Prior to passage of the bill, most consumers seeking bankruptcy protection had the option of filing under Chapter 7 of the bankruptcy code, which allows a petitioner to wipe away portions of debt and start over. It was up to the judge to determine who was or was not eligible for this option.

The new law takes away that judicial discretion and imposes a means test on Chapter 7 filings. No matter the reason why you’ve ended up in default, under the 2005 bill if your income is at or above the median in your state you’ll be forced to file under Chapter 13, which makes it far more difficult to wipe the slate clean and start over. Even for people still eligible for Chapter 7 protection, the bill imposes new standards that raise processing fees for those already in financial distress. Studies show that almost half of all Americans who file for bankruptcy do so not because of credit card debt run up for consumer purchases but because they are overwhelmed by medical expenses (incidentally, a majority of these individuals have health insurance). The 2005 bankruptcy bill, therefore, doesn’t just punish credit card wastrels but families unfortunate enough to experience some kind of medical crisis.

Seventy four senators voted for this unconscionable act. Twenty-five, including Barak Obama, voted against it. Only one Senator failed to vote at all – Hillary Clinton.

In some ways, this was as craven as her earlier vote for the Iraq resolution. As a leading recipient of money from the financial industry, she did not want to offend some of her richest backers. But – with an eye toward the Presidency – she did not want to go on record as an enemy of consumers. So, as with the Iraq resolution, she tried to have it both ways. Voting for the war resolution while steadfastly refusing to read the NIE (and continuing to pretend that it was a vote in favor of diplomacy rather than war). Not voting at all on the bankruptcy legislation.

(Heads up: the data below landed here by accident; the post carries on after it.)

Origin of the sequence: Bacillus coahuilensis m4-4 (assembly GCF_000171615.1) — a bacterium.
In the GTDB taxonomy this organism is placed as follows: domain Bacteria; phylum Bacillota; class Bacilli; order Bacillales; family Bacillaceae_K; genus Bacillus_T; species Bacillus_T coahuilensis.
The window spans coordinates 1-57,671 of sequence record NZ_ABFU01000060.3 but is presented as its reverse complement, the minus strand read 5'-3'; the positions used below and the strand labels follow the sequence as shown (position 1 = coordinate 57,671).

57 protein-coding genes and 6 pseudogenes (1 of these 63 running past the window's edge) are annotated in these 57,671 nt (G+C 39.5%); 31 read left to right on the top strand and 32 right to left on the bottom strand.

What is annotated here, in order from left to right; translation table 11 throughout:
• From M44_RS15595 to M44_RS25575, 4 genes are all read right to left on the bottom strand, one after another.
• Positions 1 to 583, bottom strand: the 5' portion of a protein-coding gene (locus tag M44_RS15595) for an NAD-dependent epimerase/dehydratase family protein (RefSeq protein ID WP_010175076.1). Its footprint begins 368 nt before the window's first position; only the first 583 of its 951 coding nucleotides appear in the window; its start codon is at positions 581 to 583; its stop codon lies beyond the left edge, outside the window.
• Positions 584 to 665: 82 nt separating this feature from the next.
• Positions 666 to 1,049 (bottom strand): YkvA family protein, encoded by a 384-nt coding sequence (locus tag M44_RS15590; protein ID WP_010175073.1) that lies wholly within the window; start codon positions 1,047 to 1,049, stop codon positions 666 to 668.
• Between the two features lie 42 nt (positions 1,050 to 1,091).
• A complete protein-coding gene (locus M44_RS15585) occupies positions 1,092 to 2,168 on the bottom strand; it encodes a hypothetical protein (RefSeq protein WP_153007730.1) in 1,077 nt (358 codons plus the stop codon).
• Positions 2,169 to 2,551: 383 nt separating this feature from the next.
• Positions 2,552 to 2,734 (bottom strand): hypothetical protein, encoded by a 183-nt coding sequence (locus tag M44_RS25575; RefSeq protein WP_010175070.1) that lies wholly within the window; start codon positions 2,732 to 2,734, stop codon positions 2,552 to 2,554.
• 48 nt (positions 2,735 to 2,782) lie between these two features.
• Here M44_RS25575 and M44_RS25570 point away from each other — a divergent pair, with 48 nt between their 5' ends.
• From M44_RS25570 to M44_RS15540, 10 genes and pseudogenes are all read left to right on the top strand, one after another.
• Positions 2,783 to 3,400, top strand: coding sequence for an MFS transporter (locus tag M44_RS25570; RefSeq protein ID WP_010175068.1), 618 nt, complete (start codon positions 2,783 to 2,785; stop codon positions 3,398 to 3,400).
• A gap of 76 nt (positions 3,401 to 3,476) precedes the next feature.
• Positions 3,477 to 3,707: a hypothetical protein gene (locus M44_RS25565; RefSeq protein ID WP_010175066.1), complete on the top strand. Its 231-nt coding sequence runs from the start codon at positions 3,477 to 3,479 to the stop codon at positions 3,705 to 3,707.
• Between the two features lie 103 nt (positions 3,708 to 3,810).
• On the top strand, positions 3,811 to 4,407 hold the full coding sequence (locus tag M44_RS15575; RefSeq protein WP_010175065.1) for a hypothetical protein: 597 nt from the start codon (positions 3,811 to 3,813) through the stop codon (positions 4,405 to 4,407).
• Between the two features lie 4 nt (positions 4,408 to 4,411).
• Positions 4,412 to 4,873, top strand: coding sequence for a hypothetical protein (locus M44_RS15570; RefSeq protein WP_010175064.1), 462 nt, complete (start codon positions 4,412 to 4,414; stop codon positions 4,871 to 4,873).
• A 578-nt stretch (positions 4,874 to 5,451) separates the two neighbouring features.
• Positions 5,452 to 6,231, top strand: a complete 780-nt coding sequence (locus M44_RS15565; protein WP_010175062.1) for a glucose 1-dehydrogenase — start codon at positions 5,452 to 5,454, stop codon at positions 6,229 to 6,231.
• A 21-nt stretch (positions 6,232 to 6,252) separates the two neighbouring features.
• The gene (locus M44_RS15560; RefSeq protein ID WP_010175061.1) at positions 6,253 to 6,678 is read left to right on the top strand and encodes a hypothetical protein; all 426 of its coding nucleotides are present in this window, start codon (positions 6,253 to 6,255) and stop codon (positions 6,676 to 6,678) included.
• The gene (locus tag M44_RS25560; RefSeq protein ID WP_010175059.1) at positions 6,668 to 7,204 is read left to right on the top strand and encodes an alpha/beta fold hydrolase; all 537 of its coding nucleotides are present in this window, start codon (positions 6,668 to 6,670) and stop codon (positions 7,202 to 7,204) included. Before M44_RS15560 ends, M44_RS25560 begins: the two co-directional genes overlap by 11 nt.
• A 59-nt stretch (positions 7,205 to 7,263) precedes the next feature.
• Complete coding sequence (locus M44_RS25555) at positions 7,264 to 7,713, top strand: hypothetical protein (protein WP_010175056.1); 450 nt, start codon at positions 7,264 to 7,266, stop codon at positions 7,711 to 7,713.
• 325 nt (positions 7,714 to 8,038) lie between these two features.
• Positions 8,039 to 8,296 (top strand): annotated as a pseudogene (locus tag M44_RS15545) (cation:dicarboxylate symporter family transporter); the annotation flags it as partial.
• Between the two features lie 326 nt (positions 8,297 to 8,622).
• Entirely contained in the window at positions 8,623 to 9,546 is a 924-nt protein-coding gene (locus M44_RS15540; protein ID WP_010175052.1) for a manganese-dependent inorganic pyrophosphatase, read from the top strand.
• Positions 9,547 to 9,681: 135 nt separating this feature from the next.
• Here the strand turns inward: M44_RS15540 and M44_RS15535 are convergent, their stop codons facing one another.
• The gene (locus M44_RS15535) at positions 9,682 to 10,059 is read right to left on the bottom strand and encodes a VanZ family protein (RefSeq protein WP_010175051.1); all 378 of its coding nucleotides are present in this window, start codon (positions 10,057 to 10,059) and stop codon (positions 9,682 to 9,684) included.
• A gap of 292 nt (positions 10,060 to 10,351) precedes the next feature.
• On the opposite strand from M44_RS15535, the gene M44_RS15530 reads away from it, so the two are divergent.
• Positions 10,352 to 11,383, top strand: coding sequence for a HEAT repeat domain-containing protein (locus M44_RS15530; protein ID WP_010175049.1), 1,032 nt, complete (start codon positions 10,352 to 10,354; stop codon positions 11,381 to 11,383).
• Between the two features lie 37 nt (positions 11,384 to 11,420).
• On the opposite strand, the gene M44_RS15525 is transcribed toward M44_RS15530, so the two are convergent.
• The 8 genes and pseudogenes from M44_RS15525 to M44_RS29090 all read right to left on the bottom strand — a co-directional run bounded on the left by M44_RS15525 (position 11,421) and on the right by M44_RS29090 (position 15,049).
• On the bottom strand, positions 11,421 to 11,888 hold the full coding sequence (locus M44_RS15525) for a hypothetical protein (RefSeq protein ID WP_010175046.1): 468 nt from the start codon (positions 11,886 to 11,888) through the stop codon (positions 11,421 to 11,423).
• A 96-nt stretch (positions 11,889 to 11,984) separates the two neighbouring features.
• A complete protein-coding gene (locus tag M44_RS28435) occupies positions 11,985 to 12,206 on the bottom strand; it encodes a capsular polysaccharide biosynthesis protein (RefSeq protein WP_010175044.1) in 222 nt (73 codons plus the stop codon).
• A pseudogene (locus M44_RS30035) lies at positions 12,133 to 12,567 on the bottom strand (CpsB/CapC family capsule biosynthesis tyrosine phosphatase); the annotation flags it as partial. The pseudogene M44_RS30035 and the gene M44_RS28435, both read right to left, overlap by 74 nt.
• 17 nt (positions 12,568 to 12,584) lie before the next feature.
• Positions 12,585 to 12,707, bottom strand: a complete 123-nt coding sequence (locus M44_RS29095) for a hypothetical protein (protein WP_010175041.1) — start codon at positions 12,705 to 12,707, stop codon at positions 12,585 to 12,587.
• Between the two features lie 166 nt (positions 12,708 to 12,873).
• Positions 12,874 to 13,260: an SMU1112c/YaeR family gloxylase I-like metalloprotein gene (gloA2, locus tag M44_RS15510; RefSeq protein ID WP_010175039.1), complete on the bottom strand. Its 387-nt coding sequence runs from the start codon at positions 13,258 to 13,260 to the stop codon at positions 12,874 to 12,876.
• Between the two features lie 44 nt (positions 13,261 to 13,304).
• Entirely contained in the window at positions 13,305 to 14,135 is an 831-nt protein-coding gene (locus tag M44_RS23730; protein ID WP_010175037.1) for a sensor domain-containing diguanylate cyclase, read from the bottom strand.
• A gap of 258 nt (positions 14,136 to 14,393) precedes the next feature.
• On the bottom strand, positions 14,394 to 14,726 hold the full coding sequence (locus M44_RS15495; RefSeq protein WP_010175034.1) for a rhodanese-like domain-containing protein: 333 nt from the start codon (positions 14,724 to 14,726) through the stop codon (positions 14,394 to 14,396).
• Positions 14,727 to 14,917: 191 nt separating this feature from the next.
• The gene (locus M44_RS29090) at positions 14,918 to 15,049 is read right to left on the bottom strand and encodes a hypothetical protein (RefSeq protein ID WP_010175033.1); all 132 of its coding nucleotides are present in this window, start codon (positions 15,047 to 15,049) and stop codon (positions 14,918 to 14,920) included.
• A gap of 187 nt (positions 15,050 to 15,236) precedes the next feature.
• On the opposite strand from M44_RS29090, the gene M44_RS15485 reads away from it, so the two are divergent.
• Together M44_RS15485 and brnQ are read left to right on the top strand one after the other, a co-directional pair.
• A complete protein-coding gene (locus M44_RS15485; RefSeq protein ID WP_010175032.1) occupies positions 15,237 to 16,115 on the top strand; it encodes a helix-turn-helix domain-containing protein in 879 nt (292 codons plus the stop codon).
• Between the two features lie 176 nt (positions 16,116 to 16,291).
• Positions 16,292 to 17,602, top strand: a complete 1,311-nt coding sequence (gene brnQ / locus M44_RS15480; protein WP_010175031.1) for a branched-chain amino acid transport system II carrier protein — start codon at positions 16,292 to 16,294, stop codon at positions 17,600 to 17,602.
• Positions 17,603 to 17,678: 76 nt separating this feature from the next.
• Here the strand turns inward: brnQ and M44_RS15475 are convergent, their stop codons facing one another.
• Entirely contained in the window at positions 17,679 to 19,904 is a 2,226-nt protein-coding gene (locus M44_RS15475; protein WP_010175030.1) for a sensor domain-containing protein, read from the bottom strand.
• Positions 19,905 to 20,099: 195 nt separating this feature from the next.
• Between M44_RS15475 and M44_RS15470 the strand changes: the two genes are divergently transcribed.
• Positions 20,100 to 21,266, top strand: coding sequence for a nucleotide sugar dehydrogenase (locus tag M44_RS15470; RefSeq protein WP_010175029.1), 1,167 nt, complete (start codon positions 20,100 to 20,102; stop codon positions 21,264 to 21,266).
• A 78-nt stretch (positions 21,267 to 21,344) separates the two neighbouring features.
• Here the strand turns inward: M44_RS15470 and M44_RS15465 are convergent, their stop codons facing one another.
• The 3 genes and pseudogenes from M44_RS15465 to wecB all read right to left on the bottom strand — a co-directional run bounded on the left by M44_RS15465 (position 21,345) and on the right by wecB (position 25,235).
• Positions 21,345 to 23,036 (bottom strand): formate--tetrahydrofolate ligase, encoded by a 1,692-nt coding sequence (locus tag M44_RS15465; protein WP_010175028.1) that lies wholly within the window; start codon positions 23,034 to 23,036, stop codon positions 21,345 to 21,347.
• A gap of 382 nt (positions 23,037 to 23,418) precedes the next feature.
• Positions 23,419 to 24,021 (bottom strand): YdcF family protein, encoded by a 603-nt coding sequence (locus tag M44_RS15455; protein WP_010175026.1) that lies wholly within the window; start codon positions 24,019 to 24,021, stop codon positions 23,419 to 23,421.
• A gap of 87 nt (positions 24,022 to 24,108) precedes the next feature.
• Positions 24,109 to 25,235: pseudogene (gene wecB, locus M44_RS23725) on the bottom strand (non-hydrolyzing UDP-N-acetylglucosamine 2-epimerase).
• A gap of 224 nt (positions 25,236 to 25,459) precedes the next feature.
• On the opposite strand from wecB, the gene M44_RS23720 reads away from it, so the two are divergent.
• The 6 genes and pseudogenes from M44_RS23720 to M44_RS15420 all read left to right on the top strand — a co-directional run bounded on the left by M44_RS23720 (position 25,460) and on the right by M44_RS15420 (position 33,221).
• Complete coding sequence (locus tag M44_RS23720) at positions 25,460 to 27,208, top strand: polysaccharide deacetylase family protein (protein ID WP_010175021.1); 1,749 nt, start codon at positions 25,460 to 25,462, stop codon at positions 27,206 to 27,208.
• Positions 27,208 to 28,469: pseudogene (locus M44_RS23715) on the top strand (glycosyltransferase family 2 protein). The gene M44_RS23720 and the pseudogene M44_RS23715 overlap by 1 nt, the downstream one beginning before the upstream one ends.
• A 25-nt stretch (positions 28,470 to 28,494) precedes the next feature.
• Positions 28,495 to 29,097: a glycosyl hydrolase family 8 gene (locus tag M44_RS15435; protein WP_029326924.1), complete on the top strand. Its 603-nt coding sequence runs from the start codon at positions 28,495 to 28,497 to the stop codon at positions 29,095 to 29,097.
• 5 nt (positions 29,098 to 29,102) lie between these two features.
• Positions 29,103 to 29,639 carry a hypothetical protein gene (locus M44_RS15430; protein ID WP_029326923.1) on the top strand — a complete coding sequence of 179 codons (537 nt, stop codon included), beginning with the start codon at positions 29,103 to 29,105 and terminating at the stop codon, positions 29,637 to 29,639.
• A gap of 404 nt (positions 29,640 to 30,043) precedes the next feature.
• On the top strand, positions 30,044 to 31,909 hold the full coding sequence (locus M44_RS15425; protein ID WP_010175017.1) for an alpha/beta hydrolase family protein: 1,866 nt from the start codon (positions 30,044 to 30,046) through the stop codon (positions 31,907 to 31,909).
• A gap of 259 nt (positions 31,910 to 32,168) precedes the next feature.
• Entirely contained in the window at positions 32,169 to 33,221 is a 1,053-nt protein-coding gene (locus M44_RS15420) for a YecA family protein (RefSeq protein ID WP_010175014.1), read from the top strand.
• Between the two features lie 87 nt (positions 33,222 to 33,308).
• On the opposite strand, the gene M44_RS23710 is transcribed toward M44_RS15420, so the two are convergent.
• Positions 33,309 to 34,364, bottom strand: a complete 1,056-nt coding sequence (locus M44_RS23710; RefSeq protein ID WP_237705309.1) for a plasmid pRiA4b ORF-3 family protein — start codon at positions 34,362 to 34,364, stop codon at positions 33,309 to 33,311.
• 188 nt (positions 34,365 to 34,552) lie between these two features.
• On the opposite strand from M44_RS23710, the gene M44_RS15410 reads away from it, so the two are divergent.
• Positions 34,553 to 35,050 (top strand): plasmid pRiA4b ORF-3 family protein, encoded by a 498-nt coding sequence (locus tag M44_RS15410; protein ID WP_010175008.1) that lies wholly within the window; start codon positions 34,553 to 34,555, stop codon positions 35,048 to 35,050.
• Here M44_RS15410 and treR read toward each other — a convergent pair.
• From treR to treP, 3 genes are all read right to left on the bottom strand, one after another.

Would her committed opposition have stopped this atrocious bill? Hard to say. But by 2005, she was already considered the party’s leading presidential contender. A really passionate Hillary Clinton leading this fight just might have made a difference.

But, alas, she had other things on her mind that day, which makes a mockery of her current outpouring of concern for the “working folk” of Ohio and elsewhere – working folk who are, as with NAFTA, the principal victims of a bankruptcy bill that happens to make it much more likely that families facing the prospect of foreclosure are also getting calls like the one I received the other night — and could go on getting them long after they’ve even lost their homes.

Let’s just say there was another one of those red phone moments back in 2005 – and Hillary didn’t even bother picking up.

* * *

On another note, there is something else that needs to be pointed out about Mrs. Clinton.

It’s been observed that the only times George W. Bush speaks clearly and forcefully without any trace of his habitual stammering and syntactical stumbling are on those occasions when he is promising to punish or kill someone. In those moments, he becomes focused, articulate and sometimes even eloquent.

Similarly I have observed that the only time that Hillary Clinton rises above her usual plodding speaking style are on those occasions when she is heaping scorn on someone – most recently, Barak Obama.

Neither Bush nor Clinton are natural politicians, meaning that they must work at projecting an image that is at odds with their native dispositions. Both are vulnerable, especially at times of stress or fatigue, to leaking hints of their real personalities. In these rhetorical flashes, I strongly suspect that they are unwittingly revealing the needs and emotions that most animate them – the very core of their beings. In Bush’s case, that would be cruelty. In Clinton’s case, contempt.